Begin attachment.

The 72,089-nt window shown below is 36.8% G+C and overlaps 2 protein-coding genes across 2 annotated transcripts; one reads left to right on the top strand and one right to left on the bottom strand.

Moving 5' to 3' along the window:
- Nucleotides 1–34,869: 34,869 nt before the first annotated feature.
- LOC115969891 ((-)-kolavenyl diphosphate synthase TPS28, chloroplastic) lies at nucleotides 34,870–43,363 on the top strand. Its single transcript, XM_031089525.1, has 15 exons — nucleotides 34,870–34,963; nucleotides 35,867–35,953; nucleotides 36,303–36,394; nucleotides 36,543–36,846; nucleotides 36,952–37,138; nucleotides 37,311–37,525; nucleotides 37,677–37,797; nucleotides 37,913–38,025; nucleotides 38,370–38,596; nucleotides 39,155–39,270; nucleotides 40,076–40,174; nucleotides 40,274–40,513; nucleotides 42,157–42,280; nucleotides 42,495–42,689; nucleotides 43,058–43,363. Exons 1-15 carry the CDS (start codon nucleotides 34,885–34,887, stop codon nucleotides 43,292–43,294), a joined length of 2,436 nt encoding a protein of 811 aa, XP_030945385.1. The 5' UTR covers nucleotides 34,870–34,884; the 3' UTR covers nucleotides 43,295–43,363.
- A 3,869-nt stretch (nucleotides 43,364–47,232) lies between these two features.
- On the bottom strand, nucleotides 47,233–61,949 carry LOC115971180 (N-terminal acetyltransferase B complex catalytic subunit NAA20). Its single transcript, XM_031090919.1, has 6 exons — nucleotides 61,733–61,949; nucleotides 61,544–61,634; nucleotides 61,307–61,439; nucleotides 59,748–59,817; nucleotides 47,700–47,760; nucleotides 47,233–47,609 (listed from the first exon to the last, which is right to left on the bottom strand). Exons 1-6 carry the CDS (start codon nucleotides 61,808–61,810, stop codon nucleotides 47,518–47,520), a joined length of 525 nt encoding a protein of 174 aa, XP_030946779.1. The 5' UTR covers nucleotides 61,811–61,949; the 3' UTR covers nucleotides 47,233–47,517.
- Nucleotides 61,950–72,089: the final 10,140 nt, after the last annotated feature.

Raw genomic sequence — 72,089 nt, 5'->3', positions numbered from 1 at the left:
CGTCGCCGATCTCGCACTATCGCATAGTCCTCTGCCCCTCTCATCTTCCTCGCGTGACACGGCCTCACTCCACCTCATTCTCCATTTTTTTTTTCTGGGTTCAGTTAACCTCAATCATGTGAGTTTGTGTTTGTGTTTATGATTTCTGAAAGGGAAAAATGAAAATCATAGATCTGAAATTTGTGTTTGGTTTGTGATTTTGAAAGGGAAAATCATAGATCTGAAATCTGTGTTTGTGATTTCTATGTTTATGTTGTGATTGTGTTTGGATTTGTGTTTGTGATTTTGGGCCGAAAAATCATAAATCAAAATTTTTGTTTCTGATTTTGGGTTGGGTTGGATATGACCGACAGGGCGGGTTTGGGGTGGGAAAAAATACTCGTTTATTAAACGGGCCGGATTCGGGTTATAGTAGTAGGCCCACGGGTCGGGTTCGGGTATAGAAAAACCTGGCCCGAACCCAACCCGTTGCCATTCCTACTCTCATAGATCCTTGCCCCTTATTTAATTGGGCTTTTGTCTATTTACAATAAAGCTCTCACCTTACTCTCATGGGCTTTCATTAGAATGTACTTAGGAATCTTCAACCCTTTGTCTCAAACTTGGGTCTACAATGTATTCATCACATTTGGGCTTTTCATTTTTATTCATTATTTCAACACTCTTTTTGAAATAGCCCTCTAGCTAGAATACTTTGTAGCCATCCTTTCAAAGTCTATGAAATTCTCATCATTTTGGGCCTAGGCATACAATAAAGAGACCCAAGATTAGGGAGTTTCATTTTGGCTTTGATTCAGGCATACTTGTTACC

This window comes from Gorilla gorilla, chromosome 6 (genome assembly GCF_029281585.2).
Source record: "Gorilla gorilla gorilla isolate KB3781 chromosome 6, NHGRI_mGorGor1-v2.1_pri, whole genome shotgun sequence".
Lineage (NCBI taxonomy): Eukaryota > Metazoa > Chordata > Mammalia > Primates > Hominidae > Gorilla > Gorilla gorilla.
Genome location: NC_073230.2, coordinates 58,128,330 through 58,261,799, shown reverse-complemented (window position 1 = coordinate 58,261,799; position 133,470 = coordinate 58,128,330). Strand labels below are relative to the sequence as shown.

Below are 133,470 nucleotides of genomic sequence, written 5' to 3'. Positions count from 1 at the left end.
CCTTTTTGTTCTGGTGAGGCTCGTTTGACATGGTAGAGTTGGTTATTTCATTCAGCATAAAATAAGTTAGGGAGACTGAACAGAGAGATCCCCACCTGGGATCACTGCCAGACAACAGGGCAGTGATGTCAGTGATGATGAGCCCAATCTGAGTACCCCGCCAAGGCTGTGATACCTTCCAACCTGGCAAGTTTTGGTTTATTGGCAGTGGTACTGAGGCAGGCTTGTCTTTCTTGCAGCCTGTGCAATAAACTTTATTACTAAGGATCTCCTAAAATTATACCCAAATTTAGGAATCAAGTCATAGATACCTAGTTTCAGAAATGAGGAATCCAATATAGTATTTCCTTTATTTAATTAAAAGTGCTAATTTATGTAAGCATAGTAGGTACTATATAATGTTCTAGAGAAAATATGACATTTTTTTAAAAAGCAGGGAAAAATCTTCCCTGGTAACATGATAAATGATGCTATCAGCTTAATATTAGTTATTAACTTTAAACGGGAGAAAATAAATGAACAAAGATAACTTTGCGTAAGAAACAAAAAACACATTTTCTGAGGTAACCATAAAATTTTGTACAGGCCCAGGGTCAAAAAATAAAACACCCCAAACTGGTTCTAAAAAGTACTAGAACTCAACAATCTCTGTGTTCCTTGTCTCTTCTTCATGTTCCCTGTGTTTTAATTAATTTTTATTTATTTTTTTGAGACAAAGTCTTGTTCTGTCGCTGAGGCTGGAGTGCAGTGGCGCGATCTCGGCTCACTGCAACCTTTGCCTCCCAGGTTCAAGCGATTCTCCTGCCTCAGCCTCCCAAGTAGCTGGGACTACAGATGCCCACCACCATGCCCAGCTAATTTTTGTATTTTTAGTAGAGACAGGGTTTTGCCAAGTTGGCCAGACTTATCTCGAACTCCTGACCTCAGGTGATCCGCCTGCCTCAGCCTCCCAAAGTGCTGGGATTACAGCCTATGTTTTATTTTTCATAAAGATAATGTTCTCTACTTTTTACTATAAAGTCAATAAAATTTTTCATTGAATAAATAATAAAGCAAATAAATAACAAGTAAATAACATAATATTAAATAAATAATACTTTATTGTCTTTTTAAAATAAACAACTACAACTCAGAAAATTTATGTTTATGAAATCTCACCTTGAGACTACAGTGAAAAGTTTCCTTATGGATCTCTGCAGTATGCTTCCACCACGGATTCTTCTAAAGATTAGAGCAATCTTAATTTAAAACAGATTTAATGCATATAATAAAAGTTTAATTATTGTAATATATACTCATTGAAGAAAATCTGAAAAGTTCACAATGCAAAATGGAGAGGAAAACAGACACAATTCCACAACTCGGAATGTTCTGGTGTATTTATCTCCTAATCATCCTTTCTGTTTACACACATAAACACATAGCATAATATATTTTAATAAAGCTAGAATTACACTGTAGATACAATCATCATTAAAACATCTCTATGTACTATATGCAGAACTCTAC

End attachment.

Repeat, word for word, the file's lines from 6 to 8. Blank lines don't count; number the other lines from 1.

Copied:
- On the bottom strand, nucleotides 47,233–61,949 carry LOC115971180 (N-terminal acetyltransferase B complex catalytic subunit NAA20). Its single transcript, XM_031090919.1, has 6 exons — nucleotides 61,733–61,949; nucleotides 61,544–61,634; nucleotides 61,307–61,439; nucleotides 59,748–59,817; nucleotides 47,700–47,760; nucleotides 47,233–47,609 (listed from the first exon to the last, which is right to left on the bottom strand). Exons 1-6 carry the CDS (start codon nucleotides 61,808–61,810, stop codon nucleotides 47,518–47,520), a joined length of 525 nt encoding a protein of 174 aa, XP_030946779.1. The 5' UTR covers nucleotides 61,811–61,949; the 3' UTR covers nucleotides 47,233–47,517.
- Nucleotides 61,950–72,089: the final 10,140 nt, after the last annotated feature.

Raw genomic sequence — 72,089 nt, 5'->3', positions numbered from 1 at the left: